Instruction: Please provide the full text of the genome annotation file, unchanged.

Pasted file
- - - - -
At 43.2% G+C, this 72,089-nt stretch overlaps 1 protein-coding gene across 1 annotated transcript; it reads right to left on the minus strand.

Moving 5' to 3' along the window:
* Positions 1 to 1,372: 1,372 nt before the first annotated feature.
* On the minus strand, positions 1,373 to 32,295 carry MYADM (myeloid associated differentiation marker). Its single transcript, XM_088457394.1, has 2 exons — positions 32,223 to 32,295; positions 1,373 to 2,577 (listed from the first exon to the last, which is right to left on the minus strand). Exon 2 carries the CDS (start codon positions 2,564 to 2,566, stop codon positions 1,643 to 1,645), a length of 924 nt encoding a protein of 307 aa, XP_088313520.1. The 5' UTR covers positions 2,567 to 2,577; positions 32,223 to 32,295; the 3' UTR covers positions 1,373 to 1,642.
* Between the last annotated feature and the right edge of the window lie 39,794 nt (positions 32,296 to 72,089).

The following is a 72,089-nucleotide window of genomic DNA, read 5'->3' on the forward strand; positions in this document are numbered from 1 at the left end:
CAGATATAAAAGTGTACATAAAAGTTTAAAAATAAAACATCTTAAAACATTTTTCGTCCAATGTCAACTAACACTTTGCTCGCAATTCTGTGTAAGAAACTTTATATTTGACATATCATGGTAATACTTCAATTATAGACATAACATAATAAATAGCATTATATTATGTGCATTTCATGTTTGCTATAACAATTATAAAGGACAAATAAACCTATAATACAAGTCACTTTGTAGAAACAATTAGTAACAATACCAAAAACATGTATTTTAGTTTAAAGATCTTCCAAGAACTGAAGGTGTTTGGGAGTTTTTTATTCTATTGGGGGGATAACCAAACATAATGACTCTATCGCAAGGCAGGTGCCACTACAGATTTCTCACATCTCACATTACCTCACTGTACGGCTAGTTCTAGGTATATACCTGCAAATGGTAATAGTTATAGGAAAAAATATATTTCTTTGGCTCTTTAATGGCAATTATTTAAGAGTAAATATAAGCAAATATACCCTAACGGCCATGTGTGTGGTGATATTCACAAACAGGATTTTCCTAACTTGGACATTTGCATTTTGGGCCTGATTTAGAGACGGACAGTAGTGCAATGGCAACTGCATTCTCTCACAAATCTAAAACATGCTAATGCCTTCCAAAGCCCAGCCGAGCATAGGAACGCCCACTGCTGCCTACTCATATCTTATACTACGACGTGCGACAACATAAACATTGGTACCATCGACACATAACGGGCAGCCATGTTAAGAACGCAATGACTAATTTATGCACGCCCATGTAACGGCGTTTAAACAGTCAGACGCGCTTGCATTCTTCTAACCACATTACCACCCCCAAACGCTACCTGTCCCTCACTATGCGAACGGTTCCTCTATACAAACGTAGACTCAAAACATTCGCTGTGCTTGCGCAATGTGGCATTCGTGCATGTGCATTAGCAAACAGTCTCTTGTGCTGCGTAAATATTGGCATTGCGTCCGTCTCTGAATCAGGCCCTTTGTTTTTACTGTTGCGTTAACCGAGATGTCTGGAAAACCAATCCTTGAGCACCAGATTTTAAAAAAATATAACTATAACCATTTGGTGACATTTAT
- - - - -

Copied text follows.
At 43.2% G+C, this 72,089-nt stretch overlaps 1 protein-coding gene across 1 annotated transcript; it reads right to left on the minus strand.

Moving 5' to 3' along the window:
* Positions 1 to 1,372: 1,372 nt before the first annotated feature.
* On the minus strand, positions 1,373 to 32,295 carry MYADM (myeloid associated differentiation marker). Its single transcript, XM_088457394.1, has 2 exons — positions 32,223 to 32,295; positions 1,373 to 2,577 (listed from the first exon to the last, which is right to left on the minus strand). Exon 2 carries the CDS (start codon positions 2,564 to 2,566, stop codon positions 1,643 to 1,645), a length of 924 nt encoding a protein of 307 aa, XP_088313520.1. The 5' UTR covers positions 2,567 to 2,577; positions 32,223 to 32,295; the 3' UTR covers positions 1,373 to 1,642.
* Between the last annotated feature and the right edge of the window lie 39,794 nt (positions 32,296 to 72,089).

The following is a 72,089-nucleotide window of genomic DNA, read 5'->3' on the forward strand; positions in this document are numbered from 1 at the left end:
CAGATATAAAAGTGTACATAAAAGTTTAAAAATAAAACATCTTAAAACATTTTTCGTCCAATGTCAACTAACACTTTGCTCGCAATTCTGTGTAAGAAACTTTATATTTGACATATCATGGTAATACTTCAATTATAGACATAACATAATAAATAGCATTATATTATGTGCATTTCATGTTTGCTATAACAATTATAAAGGACAAATAAACCTATAATACAAGTCACTTTGTAGAAACAATTAGTAACAATACCAAAAACATGTATTTTAGTTTAAAGATCTTCCAAGAACTGAAGGTGTTTGGGAGTTTTTTATTCTATTGGGGGGATAACCAAACATAATGACTCTATCGCAAGGCAGGTGCCACTACAGATTTCTCACATCTCACATTACCTCACTGTACGGCTAGTTCTAGGTATATACCTGCAAATGGTAATAGTTATAGGAAAAAATATATTTCTTTGGCTCTTTAATGGCAATTATTTAAGAGTAAATATAAGCAAATATACCCTAACGGCCATGTGTGTGGTGATATTCACAAACAGGATTTTCCTAACTTGGACATTTGCATTTTGGGCCTGATTTAGAGACGGACAGTAGTGCAATGGCAACTGCATTCTCTCACAAATCTAAAACATGCTAATGCCTTCCAAAGCCCAGCCGAGCATAGGAACGCCCACTGCTGCCTACTCATATCTTATACTACGACGTGCGACAACATAAACATTGGTACCATCGACACATAACGGGCAGCCATGTTAAGAACGCAATGACTAATTTATGCACGCCCATGTAACGGCGTTTAAACAGTCAGACGCGCTTGCATTCTTCTAACCACATTACCACCCCCAAACGCTACCTGTCCCTCACTATGCGAACGGTTCCTCTATACAAACGTAGACTCAAAACATTCGCTGTGCTTGCGCAATGTGGCATTCGTGCATGTGCATTAGCAAACAGTCTCTTGTGCTGCGTAAATATTGGCATTGCGTCCGTCTCTGAATCAGGCCCTTTGTTTTTACTGTTGCGTTAACCGAGATGTCTGGAAAACCAATCCTTGAGCACCAGATTTTAAAAAAATATAACTATAACCATTTGGTGACATTTAT